# Represent $\frac{1}{3} \ln(x+2)^3 + \frac{1}{2}[\ln x - \ln (x^2+3x+2)^2]$ as a single logarithm

I am having some trouble trying to find the single logarithm for the following:

$$\frac{1}{3} \ln(x+2)^3 + \frac{1}{2}[\ln x - \ln (x^2+3x+2)^2]$$

I understand that I have to use the addition and subtraction rules but the coefficients are confusing me. These are some of the steps I took:

\begin{align} \frac{1}{3} \ln(x+2)^3 + \frac{1}{2} [\ln \frac{x}{(x^2+3x+2)^2}] \end{align}

Now from here, if I used the addition rule then what would happen to the coefficients? and also, is there a way for me to simplify the powers $2$ and $3$?

Hints would be appreciated!

Thanks!

$$\frac{1}{3} \ln(x+2)^3 + \frac{1}{2}[\ln x - \ln (x^2+3x+2)^2]$$

$$=\ln(x+2)+\frac{1}{2} \ln(x)-\ln(x^2+3x+2)$$

$$=\ln\frac{(x+2)(\sqrt x)}{x^2+3x+2}$$

$$=\ln \frac{\sqrt{x}}{x+1}$$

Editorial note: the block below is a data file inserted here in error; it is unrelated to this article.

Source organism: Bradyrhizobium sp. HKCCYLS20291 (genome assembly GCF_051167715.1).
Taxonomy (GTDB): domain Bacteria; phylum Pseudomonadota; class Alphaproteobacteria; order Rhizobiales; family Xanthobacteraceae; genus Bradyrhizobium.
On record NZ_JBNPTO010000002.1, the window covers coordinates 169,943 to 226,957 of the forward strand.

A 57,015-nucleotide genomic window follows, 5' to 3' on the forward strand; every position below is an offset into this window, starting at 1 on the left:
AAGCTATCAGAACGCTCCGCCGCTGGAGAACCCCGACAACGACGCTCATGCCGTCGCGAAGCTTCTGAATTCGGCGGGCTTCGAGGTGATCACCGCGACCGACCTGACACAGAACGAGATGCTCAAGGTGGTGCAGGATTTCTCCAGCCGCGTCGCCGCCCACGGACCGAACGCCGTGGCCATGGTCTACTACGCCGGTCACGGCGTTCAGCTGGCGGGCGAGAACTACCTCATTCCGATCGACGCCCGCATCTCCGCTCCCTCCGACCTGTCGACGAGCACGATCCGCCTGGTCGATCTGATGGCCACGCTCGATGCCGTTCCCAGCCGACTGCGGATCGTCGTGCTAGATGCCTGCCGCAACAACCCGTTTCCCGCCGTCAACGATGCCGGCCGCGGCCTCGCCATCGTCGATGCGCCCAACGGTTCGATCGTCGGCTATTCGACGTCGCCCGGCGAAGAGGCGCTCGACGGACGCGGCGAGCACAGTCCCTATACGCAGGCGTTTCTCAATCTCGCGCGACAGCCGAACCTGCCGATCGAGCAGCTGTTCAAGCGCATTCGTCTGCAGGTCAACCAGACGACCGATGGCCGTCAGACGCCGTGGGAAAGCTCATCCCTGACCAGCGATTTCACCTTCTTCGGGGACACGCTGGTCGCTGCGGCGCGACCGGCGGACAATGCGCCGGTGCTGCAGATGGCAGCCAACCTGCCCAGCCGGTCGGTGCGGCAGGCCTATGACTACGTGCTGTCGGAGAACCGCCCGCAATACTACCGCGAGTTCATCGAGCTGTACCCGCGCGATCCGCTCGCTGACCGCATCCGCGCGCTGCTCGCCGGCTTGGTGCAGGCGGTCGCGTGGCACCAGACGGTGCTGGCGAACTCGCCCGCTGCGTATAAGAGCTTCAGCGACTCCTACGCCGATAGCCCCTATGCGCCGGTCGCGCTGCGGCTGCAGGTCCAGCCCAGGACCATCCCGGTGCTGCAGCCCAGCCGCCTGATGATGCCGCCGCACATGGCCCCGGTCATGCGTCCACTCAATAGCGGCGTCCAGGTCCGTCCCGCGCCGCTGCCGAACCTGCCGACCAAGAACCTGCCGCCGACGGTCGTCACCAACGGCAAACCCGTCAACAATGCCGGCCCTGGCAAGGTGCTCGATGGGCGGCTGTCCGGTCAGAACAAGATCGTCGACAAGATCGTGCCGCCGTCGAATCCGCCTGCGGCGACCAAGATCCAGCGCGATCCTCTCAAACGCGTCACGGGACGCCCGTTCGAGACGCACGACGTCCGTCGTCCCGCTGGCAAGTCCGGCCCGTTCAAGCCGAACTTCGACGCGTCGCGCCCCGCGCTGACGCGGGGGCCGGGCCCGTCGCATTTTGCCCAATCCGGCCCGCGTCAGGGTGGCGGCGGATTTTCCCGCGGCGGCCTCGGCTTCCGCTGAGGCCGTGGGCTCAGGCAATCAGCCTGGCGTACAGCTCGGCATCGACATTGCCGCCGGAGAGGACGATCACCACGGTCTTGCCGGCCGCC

Properties of $\ln(x)$ that have been used :

$$a \ln(b)= \ln (b^a), ln(a)+ln(b)=\ln(ab)$$

• please see that this is not complete yet...
– user87543
Commented Oct 10, 2013 at 11:47
• Can you please explain where the power of two went? I understand that $\frac{1}{2}\ln x$ became $\ln \sqrt{x}$ but what about $\ln (x^2+3x+2)^2$? How did that just become $x^2+3x+2$? Commented Oct 10, 2013 at 11:56
• you do have $\frac{1}{2} \ln(x^2+3x+2)^2$...
– user87543
Commented Oct 10, 2013 at 11:58
• But the $\frac{1}{2}$ is not distributed is it? So how can it apply to both $\ln x$ and $\ln (x^2+3x+2)$? Commented Oct 10, 2013 at 11:59
• It is distributed.... You have $\frac{1}{2}[\ln x - \ln (x^2+3x+2)^2]$ Right????
– user87543
Commented Oct 10, 2013 at 12:01

Hints: $a\ln b=\ln b^a$, $\ln a + \ln b = \ln ab$, $x^2+3x+2=(x+1)(x+2)$.

Hint $$b \cdot \log a = \log a^b$$